In Iraq, where most digital goods are pirated anyway, the idea of open source development isn't finding fertile soil.
According to Mark Belinsky a social entrepreneur working to bring tech to the Kurdistani city of Erbil, the copyright notions developed in the U.S. to solve very specific problems just don't port that well.
"One of my favorite bloggers in Iraq, Hamoz, didn't want to wait for [the free browser] Firefox to download so he bought a copy on the street for a dollar," Belinsky told TechPresident's Nancy Scola via Skype. But he noted, "you can do the same for Photoshop."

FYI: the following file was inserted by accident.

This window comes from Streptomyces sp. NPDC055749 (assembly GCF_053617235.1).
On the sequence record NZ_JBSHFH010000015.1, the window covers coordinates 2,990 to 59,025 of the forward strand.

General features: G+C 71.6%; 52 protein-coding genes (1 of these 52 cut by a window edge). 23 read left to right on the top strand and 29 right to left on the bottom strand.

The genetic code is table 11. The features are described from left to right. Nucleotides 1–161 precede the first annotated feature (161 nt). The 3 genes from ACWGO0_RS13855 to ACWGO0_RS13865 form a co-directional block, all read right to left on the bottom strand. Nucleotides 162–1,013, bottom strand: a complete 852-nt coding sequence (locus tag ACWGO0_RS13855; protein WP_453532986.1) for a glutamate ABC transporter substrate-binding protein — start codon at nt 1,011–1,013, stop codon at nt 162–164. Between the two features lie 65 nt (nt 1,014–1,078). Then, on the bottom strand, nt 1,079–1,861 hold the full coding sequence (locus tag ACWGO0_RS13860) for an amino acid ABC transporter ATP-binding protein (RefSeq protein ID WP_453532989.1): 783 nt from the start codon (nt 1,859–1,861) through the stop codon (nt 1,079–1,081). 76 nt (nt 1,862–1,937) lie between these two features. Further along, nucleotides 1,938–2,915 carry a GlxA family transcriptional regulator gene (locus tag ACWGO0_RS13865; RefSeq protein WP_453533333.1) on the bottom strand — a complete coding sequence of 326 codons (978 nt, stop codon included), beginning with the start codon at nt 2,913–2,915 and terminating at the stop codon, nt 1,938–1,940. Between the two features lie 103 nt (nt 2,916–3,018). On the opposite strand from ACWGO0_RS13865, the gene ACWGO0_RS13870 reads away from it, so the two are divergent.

In general, "Even talking about 'open source' is complicated. Everything is free and open source here, because everything is pirated."
Belinsky found himself in the country for a conference called "Emerging Technologies, Emerging Democracies," where he's helping train locals on how to use tech to strengthen the region's economy and improve governance.
We want to hear what you think about this article. Submit a letter to the editor or write to firstname.lastname@example.org.